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Editorial
Asking Your Boss For More Flexible Hours: A Guide
Adobe Stock / Viacheslav Iakobchuk
Elaine McGhee

If you were to look up “HOT MESS” in the dictionary seven years ago, you would have seen my face. I was ragged from a short maternity leave with my first daughter and anxiously waiting for my boss to decide whether I could go part time. Before having a child, I naively thought that working remotely or working from home would be an easy way to transition back to work. And now that I had an infant, I desperately needed to define what work-life balance meant for me and my family.

The “ask” was uncomfortable, not just from sitting in a chair upright at 9-months pregnant, but because I had never asked for something from my employer before. I had always said “yes” to every new request and now I was learning in real-time how to say “no.” It was just as uncomfortable as my girl’s jiu jitsu to my bladder.

Asking your boss for flexibility does not have to be this painful. It requires some soul searching, evaluation of your work, your employer’s policies, and a dash of courage. But the good news is that many employers have strategically decided to make work-life balance a priority as a way to attract and retain top talent.

Here are 7 steps to confidently asking your boss for more flexibility:

1. Start by preparing at home.

Look at what your personal and family goals are. This is a family decision, because the reality of some flex arrangements is that you’ll be working at night or weekends to make up for the time you were able to spend with the kiddos. What can you afford? How willing is your partner to accommodate your work needs? Does your child care arrangement support your flexibility needs?

2. Evaluate your work.

The type of work you do and the work culture you’re in will affect your boss’ willingness to grant flexible working hours. Can your work only be done in your workplace? Is your work determined by your clients’ or customers’ work hours? Basically, can your work be done outside traditional work hours and not set to a specific location?

3. Know your options.

As technology and working teams evolve, there are many ways that organizations can accommodate flex workers. Your options vary based on the number of hours, where, and when you work. So before you think of asking for flex work, get to know your options:

  • Part-time working or staggered hours
  • Flexi-time (working a full day but the freedom to work nontraditional hours)
  • Job-sharing
  • Working from home or remotely
  • Compressed hours (for example, fitting a five-day week into four days)
  • Term-time or annualized working (in other words, taking paid or unpaid leave during school holidays or just working a certain number of hours a year)

4. Make it real.

Like so much of work these days, if it’s not on a PowerPoint slide, then it doesn’t exist. Writing a formal proposal clearly and confidently will help explain your plan. The proposal should include the following:

  • How your proposal will work for you and your team and the business objectives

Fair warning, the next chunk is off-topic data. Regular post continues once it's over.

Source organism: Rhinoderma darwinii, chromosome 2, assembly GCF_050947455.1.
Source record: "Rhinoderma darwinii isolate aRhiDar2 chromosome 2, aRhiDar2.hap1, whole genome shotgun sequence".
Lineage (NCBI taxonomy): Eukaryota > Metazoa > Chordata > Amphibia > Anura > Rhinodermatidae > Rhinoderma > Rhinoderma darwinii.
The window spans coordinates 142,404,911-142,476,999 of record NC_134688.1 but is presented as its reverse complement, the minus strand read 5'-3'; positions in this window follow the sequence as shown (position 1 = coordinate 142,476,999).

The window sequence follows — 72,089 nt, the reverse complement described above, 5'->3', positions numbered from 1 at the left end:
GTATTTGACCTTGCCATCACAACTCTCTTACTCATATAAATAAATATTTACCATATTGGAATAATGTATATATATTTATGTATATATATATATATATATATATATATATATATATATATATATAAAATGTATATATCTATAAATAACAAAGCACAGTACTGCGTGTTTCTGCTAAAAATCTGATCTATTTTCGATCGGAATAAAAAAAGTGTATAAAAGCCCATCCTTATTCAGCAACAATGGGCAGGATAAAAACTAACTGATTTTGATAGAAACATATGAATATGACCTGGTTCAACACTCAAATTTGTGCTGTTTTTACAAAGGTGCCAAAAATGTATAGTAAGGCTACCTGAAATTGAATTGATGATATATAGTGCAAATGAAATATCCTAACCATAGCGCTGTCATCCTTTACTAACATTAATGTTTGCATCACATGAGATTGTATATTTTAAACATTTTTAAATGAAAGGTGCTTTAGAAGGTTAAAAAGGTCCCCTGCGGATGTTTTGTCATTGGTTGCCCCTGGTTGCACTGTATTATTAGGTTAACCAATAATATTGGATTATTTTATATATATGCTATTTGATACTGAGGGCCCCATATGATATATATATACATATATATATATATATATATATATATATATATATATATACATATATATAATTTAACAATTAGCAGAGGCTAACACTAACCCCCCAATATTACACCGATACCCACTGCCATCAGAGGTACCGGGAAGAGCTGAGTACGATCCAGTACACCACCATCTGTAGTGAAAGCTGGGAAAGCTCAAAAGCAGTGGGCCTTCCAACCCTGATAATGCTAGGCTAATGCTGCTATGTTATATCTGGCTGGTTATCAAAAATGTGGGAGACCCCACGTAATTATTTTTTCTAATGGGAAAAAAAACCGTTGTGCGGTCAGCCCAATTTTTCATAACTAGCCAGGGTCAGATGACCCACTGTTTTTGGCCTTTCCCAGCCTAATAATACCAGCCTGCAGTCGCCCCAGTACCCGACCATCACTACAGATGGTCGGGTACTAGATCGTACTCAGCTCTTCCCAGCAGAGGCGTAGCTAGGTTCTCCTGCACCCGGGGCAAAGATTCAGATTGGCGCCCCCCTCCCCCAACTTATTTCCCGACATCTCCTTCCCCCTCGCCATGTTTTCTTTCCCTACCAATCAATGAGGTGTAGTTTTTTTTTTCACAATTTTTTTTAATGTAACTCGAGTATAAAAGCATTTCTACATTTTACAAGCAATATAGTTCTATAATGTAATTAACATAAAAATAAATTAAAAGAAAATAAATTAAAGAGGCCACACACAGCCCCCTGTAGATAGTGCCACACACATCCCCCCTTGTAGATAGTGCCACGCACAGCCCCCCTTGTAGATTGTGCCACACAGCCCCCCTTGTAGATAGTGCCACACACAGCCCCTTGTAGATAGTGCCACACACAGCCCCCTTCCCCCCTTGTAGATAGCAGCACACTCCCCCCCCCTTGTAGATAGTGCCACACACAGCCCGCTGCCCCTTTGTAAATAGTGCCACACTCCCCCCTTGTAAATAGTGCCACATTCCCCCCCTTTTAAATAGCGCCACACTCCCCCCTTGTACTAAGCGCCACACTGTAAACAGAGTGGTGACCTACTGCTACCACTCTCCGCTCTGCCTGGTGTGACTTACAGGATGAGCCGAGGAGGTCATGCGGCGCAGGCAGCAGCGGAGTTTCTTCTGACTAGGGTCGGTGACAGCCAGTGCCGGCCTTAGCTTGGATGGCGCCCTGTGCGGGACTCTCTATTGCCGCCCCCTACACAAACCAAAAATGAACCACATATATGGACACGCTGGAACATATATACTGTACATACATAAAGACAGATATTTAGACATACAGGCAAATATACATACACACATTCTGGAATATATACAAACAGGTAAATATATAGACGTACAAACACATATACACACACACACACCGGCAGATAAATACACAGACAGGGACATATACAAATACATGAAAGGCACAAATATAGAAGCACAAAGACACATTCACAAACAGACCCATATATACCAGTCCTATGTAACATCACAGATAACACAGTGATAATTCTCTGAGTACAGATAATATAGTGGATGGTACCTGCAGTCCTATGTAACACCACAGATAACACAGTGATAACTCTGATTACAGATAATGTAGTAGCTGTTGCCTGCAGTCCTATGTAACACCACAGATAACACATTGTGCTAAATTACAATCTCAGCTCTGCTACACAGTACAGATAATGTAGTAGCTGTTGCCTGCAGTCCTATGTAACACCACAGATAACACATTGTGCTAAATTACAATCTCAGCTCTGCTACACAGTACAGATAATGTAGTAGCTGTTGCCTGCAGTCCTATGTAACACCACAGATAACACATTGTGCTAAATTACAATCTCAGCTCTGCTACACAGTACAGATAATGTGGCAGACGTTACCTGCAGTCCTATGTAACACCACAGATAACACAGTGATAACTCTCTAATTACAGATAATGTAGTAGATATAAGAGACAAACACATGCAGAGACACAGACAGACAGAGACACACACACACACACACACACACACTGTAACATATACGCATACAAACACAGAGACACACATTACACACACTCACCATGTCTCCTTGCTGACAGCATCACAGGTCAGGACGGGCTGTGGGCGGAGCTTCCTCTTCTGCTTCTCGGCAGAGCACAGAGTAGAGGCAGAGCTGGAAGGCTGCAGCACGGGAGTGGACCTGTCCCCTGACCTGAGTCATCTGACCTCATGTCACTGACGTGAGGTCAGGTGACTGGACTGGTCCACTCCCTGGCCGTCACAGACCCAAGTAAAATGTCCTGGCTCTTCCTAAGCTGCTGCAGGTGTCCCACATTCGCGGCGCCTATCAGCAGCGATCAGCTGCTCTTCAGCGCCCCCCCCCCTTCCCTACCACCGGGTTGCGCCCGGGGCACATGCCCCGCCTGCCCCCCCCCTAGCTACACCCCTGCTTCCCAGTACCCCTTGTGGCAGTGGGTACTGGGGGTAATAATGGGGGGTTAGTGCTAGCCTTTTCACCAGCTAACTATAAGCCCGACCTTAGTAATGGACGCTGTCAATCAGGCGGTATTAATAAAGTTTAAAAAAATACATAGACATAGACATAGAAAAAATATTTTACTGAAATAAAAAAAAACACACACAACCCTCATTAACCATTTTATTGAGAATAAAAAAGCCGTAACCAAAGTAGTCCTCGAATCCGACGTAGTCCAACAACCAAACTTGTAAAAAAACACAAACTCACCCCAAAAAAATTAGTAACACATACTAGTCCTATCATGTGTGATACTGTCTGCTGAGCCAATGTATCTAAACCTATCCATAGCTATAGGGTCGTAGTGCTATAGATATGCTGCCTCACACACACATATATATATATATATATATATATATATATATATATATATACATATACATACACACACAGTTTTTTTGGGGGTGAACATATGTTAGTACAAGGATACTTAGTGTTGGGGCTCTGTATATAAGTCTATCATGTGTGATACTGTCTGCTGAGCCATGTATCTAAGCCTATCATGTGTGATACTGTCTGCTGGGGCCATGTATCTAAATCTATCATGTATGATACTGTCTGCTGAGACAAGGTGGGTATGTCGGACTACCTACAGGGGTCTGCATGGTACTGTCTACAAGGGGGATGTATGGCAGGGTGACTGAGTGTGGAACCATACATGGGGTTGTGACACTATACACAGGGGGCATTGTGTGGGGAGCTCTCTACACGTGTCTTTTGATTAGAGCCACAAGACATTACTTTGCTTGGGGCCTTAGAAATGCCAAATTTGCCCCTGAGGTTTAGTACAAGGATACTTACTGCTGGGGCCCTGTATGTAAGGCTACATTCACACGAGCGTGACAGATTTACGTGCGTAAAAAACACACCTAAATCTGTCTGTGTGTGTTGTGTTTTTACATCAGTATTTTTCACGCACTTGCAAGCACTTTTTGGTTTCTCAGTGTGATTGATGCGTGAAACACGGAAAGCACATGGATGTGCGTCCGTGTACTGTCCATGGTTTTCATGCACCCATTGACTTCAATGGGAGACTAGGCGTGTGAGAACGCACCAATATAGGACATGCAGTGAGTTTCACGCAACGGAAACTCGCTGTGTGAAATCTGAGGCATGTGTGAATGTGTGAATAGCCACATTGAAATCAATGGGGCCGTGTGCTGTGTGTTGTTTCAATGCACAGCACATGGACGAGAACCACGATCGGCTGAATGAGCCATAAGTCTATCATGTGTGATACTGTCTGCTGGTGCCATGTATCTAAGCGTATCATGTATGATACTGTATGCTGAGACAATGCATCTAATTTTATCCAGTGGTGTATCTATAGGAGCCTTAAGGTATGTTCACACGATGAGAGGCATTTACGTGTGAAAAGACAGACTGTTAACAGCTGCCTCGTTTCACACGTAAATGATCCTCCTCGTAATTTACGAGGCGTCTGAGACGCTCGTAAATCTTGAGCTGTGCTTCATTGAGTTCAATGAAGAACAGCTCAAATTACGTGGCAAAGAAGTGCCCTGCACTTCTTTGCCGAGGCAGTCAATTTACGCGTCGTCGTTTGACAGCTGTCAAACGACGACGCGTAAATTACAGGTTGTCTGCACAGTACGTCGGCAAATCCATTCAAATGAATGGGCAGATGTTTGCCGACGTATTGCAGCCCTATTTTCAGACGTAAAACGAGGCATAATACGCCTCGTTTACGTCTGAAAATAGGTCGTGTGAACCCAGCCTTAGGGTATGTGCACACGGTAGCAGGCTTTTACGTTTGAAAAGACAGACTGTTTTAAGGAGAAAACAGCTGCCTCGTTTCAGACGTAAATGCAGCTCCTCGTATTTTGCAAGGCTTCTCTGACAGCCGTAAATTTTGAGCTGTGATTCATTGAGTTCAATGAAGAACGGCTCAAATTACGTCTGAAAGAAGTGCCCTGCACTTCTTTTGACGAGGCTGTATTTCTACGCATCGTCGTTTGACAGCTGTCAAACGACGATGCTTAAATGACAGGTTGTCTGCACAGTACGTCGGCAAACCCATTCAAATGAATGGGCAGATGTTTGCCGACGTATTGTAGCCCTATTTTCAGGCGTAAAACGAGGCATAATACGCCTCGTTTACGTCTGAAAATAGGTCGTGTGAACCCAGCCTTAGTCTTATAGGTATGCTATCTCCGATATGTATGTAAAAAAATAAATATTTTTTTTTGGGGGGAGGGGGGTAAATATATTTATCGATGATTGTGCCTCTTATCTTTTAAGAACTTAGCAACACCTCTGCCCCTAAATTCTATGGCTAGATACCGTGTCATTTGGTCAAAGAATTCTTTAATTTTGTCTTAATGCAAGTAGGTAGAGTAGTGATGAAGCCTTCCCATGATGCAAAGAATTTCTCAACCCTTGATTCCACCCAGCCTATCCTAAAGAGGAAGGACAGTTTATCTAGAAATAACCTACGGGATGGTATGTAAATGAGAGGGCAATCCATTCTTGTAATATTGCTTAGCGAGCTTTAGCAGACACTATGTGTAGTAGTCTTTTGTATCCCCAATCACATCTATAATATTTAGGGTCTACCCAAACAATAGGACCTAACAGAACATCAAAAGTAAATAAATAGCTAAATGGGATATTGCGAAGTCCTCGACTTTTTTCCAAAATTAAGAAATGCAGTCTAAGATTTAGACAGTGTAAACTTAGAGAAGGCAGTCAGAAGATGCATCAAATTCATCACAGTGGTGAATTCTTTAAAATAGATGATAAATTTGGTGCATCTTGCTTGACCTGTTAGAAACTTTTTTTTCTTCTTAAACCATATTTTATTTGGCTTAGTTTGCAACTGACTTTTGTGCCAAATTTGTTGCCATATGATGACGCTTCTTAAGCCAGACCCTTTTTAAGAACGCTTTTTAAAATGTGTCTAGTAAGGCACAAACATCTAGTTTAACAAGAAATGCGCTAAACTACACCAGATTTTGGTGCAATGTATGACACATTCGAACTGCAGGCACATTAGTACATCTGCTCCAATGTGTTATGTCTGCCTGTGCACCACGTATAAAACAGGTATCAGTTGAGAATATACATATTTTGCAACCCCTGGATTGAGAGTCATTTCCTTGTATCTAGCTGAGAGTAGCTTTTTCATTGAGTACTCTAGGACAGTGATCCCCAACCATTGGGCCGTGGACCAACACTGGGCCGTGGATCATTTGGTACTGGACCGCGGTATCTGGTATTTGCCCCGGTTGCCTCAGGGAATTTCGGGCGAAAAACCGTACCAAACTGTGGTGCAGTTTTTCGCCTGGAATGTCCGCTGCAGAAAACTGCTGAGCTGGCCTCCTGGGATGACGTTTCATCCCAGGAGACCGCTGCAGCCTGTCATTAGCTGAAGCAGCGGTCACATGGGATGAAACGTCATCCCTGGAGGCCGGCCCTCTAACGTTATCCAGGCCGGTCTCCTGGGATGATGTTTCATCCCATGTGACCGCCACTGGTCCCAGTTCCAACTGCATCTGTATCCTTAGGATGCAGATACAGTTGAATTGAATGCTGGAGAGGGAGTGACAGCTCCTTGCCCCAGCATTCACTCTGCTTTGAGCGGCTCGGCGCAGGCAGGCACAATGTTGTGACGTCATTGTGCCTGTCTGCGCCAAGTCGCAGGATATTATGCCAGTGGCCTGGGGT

• Acknowledging potential problems and how you would solve them
  • Listing logistical solutions for communication, updates, face-to-face meetings, or other workplace practices
  • Proposal for a trial period with regular check-ins

5. Be brave and just schedule it.

After you’ve done your homework and taken so much time to write a proposal, the easy part should be just to talk to your boss. I’ve seen the smartest corporate divas cower at the thought of asking for flexibility. The reason is when you ask for a better work life balance from a boss who has sacrificed their own personal life for work, it forces them to evaluate his own poor choices. They might say all day long that they are worried about productivity and the bottom line if you go part time. But at the heart of it, you will be challenging status quo. You are a corporate warrior!

6. Rehearse!

If this is the first time you’ve asserted yourself in your career, take a deep breath and just DO IT! Get prepared for the meeting by:

  • Practicing your pitch in front of a trusted friend or colleague
  • Anticipating pushback and having responses ready
  • Double checking your math and being ready to recite the facts
  • Knowing your non-negotiables

7. It needs to be a win-win-win.

The ideal result of your work flexibility would be that your boss, your team, and you benefit from the change. A triple win has to be factored in since everyone will be affected. Consult with team members to see how they would be willing to adapt to the new arrangement.

8. Be amazing.

The worst thing you could do is to slack or let the team down during your flex trial period. Prove to your boss that flexibility is the key to a happy and productive workforce!

Still think a flexible position is the right one for you? Check out Fairygodboss' Work-Life Balance Guide to search by industry and find companies that offer part-time jobs, flexible working policies, telecommuting positions, and more!

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Elaine is a Working Mom Support Coach on a mission to de-stress maternity leave and propel a nation of thriving working mothers. From her own emotionally traumatic return-to-work after her first daughter (HOT MESS!), ThriveMomma.com was born. She coaches new moms on return-to-work readiness, time management, and mindful living, and also consults for corporations on paternity transition planning and work/life policies to retain and nurture working parents.

 

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